We saw all of these play out in Obamacare, from Nancy Pelosi’s frustrated insistence that “we have to pass the bill so that you can find out what is in it” to the messy drafting errors that led to the King v. Burwell Supreme Court case, to the weirdly staggered implementation of the system to satisfy the Congressional Budget Office, to Democrats’ complaints that the Supreme Court unsettled their plans by striking down part of the Medicaid expansion, to the profusion of rules that had to be waived or delayed during implementation.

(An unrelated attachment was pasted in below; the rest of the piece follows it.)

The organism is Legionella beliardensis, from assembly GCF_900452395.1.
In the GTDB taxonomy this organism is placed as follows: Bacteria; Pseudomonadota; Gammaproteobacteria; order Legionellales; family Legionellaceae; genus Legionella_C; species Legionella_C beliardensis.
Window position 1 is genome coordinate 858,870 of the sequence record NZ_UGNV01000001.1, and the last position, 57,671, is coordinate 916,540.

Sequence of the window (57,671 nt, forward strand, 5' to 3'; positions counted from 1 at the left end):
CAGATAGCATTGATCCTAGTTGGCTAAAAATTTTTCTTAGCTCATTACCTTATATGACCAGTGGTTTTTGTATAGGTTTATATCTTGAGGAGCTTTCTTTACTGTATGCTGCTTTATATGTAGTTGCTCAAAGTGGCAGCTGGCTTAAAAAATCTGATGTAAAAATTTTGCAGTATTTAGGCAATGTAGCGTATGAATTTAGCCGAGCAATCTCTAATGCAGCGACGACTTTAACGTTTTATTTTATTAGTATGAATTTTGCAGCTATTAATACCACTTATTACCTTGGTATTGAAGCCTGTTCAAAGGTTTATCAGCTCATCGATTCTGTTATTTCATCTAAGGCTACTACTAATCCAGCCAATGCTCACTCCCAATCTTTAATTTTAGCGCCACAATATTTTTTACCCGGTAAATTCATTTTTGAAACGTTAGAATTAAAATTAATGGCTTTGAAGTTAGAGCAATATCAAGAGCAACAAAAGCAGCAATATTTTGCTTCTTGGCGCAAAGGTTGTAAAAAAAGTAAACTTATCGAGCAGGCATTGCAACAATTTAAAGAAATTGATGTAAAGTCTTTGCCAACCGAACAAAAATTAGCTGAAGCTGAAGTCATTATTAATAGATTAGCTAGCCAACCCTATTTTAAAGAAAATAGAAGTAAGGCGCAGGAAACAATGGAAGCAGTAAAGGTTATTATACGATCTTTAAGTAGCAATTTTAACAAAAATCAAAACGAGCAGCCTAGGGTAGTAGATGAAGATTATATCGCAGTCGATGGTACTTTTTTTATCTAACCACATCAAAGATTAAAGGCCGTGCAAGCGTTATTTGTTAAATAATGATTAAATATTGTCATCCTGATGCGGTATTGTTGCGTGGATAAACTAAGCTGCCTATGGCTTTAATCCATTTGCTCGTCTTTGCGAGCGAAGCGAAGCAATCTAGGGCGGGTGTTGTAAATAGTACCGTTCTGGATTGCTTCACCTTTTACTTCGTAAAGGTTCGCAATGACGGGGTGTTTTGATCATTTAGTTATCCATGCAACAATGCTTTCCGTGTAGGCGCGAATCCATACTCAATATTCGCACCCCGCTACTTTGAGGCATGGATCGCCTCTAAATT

Now, boldness is an important virtue in politics, and sometimes it is required for Republicans; think of Reagan’s tax cuts, defense buildup, and Star Wars, or Rudy Giuliani’s aggressive steps to clean up New York, or Scott Walker’s breaking the back of public-sector-union liberalism in Wisconsin. But political boldness does not require policy hubris. Fundamentally, people generally don’t vote for Republicans to change the world; they tend to vote for Republicans to stop Democrats from getting drunk on Utopianism. George W. Bush, for example, was elected to cut taxes back to pre-Clinton levels, restore the military, and pursue education reforms; the voters supported his taking of more drastic national-security steps when events demanded them, but they ultimately soured on Iraq in large part owing to the perception that Bush was spending American lives in pursuit of an overly ambitious agenda rather than a strictly necessary war. Paul Ryan should not want to repeat that political dynamic.